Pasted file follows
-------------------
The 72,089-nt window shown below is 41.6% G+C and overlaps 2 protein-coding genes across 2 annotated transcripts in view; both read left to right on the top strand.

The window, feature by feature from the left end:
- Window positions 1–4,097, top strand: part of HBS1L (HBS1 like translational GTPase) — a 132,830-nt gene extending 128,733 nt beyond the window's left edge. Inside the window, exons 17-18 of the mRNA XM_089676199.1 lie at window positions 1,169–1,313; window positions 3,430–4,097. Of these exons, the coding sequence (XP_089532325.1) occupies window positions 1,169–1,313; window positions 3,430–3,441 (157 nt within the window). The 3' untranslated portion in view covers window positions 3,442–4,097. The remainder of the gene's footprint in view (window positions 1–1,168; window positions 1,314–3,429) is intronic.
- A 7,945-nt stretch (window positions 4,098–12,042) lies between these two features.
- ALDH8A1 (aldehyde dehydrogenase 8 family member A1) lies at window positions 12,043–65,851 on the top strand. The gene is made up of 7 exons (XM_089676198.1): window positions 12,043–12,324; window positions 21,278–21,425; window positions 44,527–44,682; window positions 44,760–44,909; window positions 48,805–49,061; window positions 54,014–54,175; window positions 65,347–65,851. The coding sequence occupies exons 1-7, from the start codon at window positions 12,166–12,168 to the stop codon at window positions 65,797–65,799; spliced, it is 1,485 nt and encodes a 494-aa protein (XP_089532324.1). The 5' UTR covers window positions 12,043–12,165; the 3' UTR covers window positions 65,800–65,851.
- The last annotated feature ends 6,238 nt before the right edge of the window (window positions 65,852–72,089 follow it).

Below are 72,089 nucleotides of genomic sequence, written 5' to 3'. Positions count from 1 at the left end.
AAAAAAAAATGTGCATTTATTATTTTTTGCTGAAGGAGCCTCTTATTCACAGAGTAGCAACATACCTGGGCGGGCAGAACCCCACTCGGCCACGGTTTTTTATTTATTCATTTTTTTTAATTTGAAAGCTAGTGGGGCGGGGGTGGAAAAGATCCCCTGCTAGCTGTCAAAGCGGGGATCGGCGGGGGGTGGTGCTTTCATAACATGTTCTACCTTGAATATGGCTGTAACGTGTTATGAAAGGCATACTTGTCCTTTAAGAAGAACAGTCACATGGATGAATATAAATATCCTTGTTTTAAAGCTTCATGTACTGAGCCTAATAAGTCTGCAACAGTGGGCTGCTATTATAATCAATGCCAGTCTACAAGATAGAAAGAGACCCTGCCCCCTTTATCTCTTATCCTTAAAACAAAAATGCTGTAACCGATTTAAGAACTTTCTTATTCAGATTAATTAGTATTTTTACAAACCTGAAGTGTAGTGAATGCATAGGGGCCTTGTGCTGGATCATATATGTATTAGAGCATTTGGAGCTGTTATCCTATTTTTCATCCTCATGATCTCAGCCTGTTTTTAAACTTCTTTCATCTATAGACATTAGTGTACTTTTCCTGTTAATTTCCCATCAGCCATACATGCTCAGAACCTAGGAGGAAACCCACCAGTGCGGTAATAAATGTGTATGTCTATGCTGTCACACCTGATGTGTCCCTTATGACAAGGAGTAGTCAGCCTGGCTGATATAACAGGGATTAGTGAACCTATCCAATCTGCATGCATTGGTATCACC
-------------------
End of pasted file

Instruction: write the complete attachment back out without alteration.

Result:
The 72,089-nt window shown below is 41.6% G+C and overlaps 2 protein-coding genes across 2 annotated transcripts in view; both read left to right on the top strand.

The window, feature by feature from the left end:
- Window positions 1–4,097, top strand: part of HBS1L (HBS1 like translational GTPase) — a 132,830-nt gene extending 128,733 nt beyond the window's left edge. Inside the window, exons 17-18 of the mRNA XM_089676199.1 lie at window positions 1,169–1,313; window positions 3,430–4,097. Of these exons, the coding sequence (XP_089532325.1) occupies window positions 1,169–1,313; window positions 3,430–3,441 (157 nt within the window). The 3' untranslated portion in view covers window positions 3,442–4,097. The remainder of the gene's footprint in view (window positions 1–1,168; window positions 1,314–3,429) is intronic.
- A 7,945-nt stretch (window positions 4,098–12,042) lies between these two features.
- ALDH8A1 (aldehyde dehydrogenase 8 family member A1) lies at window positions 12,043–65,851 on the top strand. The gene is made up of 7 exons (XM_089676198.1): window positions 12,043–12,324; window positions 21,278–21,425; window positions 44,527–44,682; window positions 44,760–44,909; window positions 48,805–49,061; window positions 54,014–54,175; window positions 65,347–65,851. The coding sequence occupies exons 1-7, from the start codon at window positions 12,166–12,168 to the stop codon at window positions 65,797–65,799; spliced, it is 1,485 nt and encodes a 494-aa protein (XP_089532324.1). The 5' UTR covers window positions 12,043–12,165; the 3' UTR covers window positions 65,800–65,851.
- The last annotated feature ends 6,238 nt before the right edge of the window (window positions 65,852–72,089 follow it).

Below are 72,089 nucleotides of genomic sequence, written 5' to 3'. Positions count from 1 at the left end.
AAAAAAAAATGTGCATTTATTATTTTTTGCTGAAGGAGCCTCTTATTCACAGAGTAGCAACATACCTGGGCGGGCAGAACCCCACTCGGCCACGGTTTTTTATTTATTCATTTTTTTTAATTTGAAAGCTAGTGGGGCGGGGGTGGAAAAGATCCCCTGCTAGCTGTCAAAGCGGGGATCGGCGGGGGGTGGTGCTTTCATAACATGTTCTACCTTGAATATGGCTGTAACGTGTTATGAAAGGCATACTTGTCCTTTAAGAAGAACAGTCACATGGATGAATATAAATATCCTTGTTTTAAAGCTTCATGTACTGAGCCTAATAAGTCTGCAACAGTGGGCTGCTATTATAATCAATGCCAGTCTACAAGATAGAAAGAGACCCTGCCCCCTTTATCTCTTATCCTTAAAACAAAAATGCTGTAACCGATTTAAGAACTTTCTTATTCAGATTAATTAGTATTTTTACAAACCTGAAGTGTAGTGAATGCATAGGGGCCTTGTGCTGGATCATATATGTATTAGAGCATTTGGAGCTGTTATCCTATTTTTCATCCTCATGATCTCAGCCTGTTTTTAAACTTCTTTCATCTATAGACATTAGTGTACTTTTCCTGTTAATTTCCCATCAGCCATACATGCTCAGAACCTAGGAGGAAACCCACCAGTGCGGTAATAAATGTGTATGTCTATGCTGTCACACCTGATGTGTCCCTTATGACAAGGAGTAGTCAGCCTGGCTGATATAACAGGGATTAGTGAACCTATCCAATCTGCATGCATTGGTATCACC